Amazon has announced an “undo option” for its MySQL and PostgreSQL compatible relational database. Amazon Aurora Backtrack enables users to go back in time without having to restore data from a backup.
“We’ve all been there! You need to make a quick, seemingly simple fix to an important production database. You compose the query, give it a once-over, and let it run. Seconds later you realize that you forgot the WHERE clause, dropped the wrong table, or made another serious mistake, and interrupt the query, but the damage has been done. You take a deep breath, whistle through your teeth, wish that reality came with an Undo option. Now what?” wrote Jeff Barr, chief evangelist for Amazon, in a post.
With backtrack, users can specify how far back they want to rewind, and then use the database as usual, Barr explained. Once a user initiates a backtrack, the database will pose, close open connections, drop uncommitted writes and wait for the backtrack to finish to resume normal operations. In addition, if a user backtracks to far, they can still backtrack to another time. Aurora’s cloning, backups, and restores capabilities are designed to work with the new backtrack feature.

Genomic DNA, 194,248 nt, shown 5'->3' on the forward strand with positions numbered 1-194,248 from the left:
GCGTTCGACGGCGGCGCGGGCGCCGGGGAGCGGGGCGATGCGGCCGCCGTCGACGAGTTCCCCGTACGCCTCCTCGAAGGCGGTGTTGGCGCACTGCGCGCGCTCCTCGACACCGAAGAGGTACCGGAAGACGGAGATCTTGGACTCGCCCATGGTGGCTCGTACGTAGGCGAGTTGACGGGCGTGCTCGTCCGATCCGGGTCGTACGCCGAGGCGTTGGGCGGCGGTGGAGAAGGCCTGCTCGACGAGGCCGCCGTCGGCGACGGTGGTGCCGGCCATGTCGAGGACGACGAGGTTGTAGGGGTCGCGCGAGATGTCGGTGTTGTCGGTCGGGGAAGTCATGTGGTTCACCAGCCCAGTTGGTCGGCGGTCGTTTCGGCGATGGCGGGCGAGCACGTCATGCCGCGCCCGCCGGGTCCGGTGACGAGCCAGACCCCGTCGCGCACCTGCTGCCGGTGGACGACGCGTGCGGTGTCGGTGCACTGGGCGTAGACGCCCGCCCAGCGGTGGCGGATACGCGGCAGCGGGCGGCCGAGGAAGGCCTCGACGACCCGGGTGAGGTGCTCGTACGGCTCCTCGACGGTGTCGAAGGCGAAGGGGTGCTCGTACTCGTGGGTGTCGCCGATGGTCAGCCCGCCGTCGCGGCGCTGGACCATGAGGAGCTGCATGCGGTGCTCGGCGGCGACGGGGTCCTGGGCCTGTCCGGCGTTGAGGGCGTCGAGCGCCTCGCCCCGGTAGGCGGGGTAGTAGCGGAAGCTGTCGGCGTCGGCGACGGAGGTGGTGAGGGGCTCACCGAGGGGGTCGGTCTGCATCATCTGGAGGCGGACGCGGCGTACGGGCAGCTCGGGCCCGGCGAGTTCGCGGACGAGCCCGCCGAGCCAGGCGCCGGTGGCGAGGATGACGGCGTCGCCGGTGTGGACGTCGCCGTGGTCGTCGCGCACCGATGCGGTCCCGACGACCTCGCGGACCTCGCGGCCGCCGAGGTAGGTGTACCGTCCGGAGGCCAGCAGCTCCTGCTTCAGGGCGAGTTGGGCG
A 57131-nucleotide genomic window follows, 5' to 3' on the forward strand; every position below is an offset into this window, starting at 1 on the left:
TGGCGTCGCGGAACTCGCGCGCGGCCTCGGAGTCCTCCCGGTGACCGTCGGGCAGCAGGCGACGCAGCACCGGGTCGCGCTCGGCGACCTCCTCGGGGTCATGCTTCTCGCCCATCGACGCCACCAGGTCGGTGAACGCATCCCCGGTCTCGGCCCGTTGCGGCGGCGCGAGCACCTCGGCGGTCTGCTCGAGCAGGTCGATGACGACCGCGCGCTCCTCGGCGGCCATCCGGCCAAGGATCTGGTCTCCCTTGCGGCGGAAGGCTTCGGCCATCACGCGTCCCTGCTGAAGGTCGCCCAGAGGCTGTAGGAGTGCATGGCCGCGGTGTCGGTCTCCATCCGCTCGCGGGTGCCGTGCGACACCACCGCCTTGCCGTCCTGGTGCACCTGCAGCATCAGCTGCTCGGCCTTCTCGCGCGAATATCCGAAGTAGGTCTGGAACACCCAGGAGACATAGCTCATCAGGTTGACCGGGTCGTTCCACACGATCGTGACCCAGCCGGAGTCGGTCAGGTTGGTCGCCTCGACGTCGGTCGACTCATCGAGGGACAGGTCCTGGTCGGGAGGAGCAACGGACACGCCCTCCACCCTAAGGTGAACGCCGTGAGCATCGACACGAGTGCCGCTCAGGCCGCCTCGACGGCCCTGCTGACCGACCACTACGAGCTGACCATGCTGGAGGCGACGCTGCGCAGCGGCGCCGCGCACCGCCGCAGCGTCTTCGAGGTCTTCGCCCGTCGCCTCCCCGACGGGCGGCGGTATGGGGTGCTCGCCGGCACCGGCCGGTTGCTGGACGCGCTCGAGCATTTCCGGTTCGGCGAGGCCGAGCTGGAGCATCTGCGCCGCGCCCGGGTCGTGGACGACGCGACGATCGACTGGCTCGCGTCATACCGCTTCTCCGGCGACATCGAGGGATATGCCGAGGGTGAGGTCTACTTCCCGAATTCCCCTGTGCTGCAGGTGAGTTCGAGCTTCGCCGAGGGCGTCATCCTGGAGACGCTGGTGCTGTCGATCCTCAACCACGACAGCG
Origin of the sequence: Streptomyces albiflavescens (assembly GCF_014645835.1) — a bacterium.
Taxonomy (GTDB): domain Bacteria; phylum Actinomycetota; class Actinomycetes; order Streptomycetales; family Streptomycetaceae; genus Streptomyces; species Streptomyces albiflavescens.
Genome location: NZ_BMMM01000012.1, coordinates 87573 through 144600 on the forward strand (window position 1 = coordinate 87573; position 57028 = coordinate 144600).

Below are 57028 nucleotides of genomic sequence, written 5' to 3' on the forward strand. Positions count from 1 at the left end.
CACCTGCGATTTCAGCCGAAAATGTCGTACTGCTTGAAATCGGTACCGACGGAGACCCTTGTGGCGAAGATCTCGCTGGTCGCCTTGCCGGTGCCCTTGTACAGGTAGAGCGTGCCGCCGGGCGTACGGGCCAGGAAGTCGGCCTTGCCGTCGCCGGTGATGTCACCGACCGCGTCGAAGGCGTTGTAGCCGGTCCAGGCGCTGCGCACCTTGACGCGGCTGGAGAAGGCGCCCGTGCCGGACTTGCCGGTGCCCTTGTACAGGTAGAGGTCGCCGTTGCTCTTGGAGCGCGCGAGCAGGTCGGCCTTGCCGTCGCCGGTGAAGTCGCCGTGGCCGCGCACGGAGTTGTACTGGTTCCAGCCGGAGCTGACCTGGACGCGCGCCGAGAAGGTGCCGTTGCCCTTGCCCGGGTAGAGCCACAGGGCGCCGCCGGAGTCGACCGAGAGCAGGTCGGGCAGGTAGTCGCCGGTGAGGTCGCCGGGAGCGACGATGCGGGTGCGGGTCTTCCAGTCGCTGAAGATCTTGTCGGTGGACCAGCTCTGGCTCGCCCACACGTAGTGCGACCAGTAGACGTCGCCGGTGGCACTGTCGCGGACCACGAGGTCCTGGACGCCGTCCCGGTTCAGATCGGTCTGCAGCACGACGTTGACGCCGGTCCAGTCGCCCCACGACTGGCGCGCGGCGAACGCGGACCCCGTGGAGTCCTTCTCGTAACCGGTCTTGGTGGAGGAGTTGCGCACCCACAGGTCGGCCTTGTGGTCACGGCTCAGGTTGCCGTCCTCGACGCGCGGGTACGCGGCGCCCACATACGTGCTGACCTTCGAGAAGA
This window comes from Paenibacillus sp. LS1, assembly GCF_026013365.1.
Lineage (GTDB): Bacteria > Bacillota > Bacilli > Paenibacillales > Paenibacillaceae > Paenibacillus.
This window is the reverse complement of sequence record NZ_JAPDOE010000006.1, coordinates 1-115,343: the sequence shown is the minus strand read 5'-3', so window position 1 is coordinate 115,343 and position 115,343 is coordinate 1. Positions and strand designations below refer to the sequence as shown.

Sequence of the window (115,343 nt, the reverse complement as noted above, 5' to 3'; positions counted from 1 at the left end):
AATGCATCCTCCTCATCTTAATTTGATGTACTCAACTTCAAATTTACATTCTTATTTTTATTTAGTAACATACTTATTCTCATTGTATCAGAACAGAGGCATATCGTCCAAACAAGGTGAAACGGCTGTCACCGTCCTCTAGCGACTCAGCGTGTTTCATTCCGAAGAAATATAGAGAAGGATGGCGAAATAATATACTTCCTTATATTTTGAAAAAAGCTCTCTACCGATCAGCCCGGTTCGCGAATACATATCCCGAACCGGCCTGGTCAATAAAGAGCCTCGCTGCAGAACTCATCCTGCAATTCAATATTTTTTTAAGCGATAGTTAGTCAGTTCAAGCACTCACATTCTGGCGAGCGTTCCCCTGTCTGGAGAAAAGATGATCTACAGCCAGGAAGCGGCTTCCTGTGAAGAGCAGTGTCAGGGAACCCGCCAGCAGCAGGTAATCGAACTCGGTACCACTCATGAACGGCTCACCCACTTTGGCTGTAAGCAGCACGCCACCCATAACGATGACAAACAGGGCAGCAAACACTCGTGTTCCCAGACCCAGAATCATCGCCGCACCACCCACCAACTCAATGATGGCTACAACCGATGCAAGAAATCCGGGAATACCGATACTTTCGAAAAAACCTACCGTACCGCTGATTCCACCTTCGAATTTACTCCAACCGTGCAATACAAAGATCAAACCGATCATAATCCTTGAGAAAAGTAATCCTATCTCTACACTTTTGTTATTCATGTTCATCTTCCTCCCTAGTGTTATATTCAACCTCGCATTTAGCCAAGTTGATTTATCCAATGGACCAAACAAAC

“Aurora uses a distributed, log-structured storage system (read Design Considerations for High Throughput Cloud-Native Relational Databases to learn a lot more); each change to your database generates a new log record, identified by a Log Sequence Number (LSN). Enabling the backtrack feature provisions a FIFO buffer in the cluster for storage of LSNs. This allows for quick access and recovery times measured in seconds,” Barr wrote.